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  • Joseph Caraccio

The Worst Company in the World Profits From Locking Immigrants in Cages


Related to this video here are some questions submitted to Director Nuefeld that remain unanswered:

ICE has been using private detention centers and local government detention centers to detain over 400,000 people a year (as of 2011) at taxpayers’ expense of roughly $2 billion (according to DHS’ budget report for 2014). Most of these individuals have no history of violent crime. The rate of detention has increased every year since ICE’s inception.

The cost of electronic monitoring for a respondent in removal proceedings is under $10,000. The cost of detaining a respondent during removal proceedings is estimated to be approximately $60,000. In 2010 when the Alternatives to Detention Program was introduced there was a 93.8% appearance rate. In sum, alternatives to detention save the taxpayers money, they are efficient, they would allow for more efficient allocation of resources and they are much more humane that caging humans, yet ICE does not use this method.

Why has ICE been reluctant to embrace Alternatives to Detention? Has ICE considered revising their policy in regard to Alternatives to Detention and Supervised Release? How does ICE justify the considerable expense to the taxpayers for the unnecessary detention of individuals that could be released under Alternatives to Detention?

9. Individuals in ICE detention are subjected to inhumane conditions including: 23 hour a day lockdown, lack of proper nutrition, lack of access to medical care, separation from their family (in many cases not afforded any visitation), overcrowded conditions, and sedation by detention officials. Individuals being detained based on immigration violations are often housed with convicted murderers, rapists, and violent gang members. Many individuals that are unable to make bond take an order of removal simply to get out of these deplorable conditions.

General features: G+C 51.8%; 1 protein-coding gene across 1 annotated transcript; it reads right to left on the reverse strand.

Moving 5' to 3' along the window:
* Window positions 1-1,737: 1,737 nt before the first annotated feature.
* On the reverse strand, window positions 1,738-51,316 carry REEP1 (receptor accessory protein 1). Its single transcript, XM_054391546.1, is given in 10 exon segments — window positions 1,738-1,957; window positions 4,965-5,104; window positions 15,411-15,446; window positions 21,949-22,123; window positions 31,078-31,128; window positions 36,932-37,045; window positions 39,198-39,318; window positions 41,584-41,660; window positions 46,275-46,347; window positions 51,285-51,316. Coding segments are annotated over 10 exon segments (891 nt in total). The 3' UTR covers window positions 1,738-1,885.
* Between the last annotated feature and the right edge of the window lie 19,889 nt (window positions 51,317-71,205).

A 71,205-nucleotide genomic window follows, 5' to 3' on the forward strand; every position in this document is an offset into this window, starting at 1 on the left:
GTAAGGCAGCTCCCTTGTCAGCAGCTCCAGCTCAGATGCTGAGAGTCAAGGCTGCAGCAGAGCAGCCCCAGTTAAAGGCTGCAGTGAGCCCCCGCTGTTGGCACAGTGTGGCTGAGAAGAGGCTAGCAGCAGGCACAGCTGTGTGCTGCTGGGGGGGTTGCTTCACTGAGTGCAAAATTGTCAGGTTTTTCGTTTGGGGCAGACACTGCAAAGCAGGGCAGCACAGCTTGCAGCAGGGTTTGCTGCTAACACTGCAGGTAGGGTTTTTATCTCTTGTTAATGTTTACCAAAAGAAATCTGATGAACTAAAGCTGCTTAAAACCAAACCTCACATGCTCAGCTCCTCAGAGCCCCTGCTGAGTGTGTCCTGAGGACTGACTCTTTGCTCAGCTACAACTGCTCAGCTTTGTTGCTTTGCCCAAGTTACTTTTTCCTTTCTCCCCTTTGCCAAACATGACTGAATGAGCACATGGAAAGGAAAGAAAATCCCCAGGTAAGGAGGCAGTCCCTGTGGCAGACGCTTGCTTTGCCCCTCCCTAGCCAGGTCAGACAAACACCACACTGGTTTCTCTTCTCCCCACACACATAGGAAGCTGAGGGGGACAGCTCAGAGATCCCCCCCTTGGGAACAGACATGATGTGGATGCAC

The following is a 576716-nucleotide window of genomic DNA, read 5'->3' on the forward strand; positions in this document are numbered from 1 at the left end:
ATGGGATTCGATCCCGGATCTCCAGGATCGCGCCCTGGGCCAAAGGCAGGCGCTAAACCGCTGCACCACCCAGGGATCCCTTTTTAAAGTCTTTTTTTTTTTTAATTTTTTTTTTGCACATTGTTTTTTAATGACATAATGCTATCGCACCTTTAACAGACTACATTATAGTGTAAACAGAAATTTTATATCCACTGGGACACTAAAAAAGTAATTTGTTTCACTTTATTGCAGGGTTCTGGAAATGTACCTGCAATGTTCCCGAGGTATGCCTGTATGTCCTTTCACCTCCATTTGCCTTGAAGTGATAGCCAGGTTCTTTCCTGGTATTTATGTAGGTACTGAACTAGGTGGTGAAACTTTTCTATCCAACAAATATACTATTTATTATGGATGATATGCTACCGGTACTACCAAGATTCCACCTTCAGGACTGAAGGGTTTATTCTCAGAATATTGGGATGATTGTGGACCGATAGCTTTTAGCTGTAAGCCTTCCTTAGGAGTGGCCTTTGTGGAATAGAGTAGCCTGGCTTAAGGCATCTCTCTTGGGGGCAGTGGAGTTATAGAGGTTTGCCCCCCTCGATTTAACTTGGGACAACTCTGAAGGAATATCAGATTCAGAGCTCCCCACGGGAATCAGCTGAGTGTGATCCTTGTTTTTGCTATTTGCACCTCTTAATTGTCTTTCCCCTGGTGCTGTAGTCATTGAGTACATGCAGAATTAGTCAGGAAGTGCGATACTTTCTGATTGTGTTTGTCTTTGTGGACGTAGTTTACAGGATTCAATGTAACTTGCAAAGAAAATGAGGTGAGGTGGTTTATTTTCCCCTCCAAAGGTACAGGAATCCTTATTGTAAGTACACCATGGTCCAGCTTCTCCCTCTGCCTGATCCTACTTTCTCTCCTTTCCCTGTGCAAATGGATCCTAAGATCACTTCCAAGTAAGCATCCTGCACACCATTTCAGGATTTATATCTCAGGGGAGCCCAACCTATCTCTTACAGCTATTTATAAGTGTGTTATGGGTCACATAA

What steps, if any, is ICE taking to insure the safety and humane treatment of their detainees that are being held at third party facilities? Has ICE considered separating detainees being held on immigration charges from those being held on criminal charges/convictions?

Corrections Corporation of America (CCA) is the largest ICE detention contractor, operating a total of fifteen ICE-contracted facilities and 60 dual purpose facilities nationwide. GEO Group, Inc. (GEO), the second largest ICE contractor, operates seven facilities with a total of 7,183 beds. In FY2012 CCA and GEO reported annual revenues of $1.8 billion and $1.5 billion respectively. Both are publically traded on the stock exchange. The multi billion dollar a year business of ICE detention is growing every year at significant profits to its shareholders.

Would ICE mandate the disclosure of any financial conflicts of interest that may exist as the result of ICE staff owning stock in any private detention facilities or having money invested in mutual funds which include investments in private detention facilities?

How would ICE justify the clear conflict of interest in the guaranteeing of minimal occupancy for ICE contracted facilities?

How does ICE hold these private facilities accountable to the public since they are exempt from disclosure requirements that are imposed on government-run facilities?